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Low Back Pain Care Pathway

Date of last update: February, 2024

Diagnosis for Non-specific Low Back Pain (NSLBP)

Clinical Cornerstone:

  • Diagnosis is primarily clinical, relying on patient history and clinical examination, and aims to exclude identifiable pathologies.

  • Definition: LBP not attributable to a discernible, specific pathology (e.g., infection, tumor, osteoporosis, lumbar disc herniation).

  • Prevalence: Approximately 90% of all LBP cases.

  • Risk Factors: Include low physical activity levels, smoking, obesity, and high physical stress at work.

  • Pain Location: Localized below the costal margin and above the inferior gluteal folds, with or without leg pain.

  • Duration: Pain can be acute (lasting less than 6 weeks), subacute (6 to 12 weeks), or chronic (more than 12 weeks).

  • Signs and Symptoms:

    • Pain can be sharp, dull, shooting, or aching.

    • Pain intensity can vary from mild to severe.

    • Pain may be aggravated by specific movements, postures, or activities and relieved by others.

    • There may be associated muscle stiffness or spasms.

    • Referred pain into the legs may or may not be present but does not commonly extend below the knee

  • Neurological Examination: Typically, there are no neurological deficits. If present, they are mild and do not follow a specific nerve root distribution.

  • Response to Conservative Management: Often responds to conservative treatments such as education, exercise, and manual therapy.

  • Psychosocial Factors: Consider psychosocial factors (yellow flags) that might influence pain perception and recovery (e.g., beliefs about pain, fear of movement, catastrophizing).

Conduct patient assessment

Red flags present

Red flags present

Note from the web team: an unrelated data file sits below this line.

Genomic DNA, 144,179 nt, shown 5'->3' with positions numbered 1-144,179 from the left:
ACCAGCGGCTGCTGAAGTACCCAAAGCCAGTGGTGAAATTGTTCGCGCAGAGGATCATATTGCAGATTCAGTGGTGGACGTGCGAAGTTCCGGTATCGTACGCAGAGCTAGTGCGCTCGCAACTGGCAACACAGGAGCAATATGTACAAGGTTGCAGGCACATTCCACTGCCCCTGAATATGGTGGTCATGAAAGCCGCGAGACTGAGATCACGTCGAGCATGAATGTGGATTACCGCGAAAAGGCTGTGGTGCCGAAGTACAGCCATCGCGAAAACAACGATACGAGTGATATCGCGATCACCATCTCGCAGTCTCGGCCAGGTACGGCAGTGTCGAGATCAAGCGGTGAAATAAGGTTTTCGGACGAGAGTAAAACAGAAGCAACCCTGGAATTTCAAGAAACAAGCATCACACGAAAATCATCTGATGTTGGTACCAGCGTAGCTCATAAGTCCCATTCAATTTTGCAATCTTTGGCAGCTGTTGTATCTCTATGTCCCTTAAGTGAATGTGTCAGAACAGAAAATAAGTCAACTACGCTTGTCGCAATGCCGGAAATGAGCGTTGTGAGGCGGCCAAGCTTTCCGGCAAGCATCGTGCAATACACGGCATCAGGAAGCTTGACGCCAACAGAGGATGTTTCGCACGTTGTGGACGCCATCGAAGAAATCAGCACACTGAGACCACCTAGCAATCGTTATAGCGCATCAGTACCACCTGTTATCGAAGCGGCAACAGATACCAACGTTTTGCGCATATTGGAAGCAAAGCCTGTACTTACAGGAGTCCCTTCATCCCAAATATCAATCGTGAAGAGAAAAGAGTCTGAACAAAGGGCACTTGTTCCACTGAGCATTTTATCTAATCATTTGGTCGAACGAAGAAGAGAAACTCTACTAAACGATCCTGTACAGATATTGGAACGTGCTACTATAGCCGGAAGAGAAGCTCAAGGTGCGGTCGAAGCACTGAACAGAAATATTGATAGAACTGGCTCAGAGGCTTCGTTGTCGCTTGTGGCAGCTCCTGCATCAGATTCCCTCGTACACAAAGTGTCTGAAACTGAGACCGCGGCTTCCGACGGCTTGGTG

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Refer to appropriate emergency or healthcare provider

Non-specific LBP or LBP with radiculopathy:

  • Education

  • Self-care

  • Exercise

  • Manual therapy

  • Medicines

  • Psychological therapy

  • Social support

  • Mind-body interventions

  • Needling therapies, electrotherapies*

  • Mobility assistive devices

  • Multicomponent biopsychosocial care

  • Topical ceyenne pepper

Additionally for LBP with radiculopathy:

  • Medical/surgical consultations

Other specific LBP:

  • Refer to appropriate emergency or healthcare provider

Major symptom/sign change

Goals not achieved


Adjust treatment and management plan or refer

References or links to primary sources

Contact information for further inquiries or feedback


These care pathways are intended to provide information to practitioners who provide care to people with musculoskeletal conditions. The care pathways on this website are 'living' documents, reflecting the state of clinical practice and research evidence to our best knowledge at the time of development. As knowledge and healthcare practices evolve, these pathways may be updated to ensure they remain current and evidence driven. These pathways are not intended to replace advice from a qualified healthcare provider.

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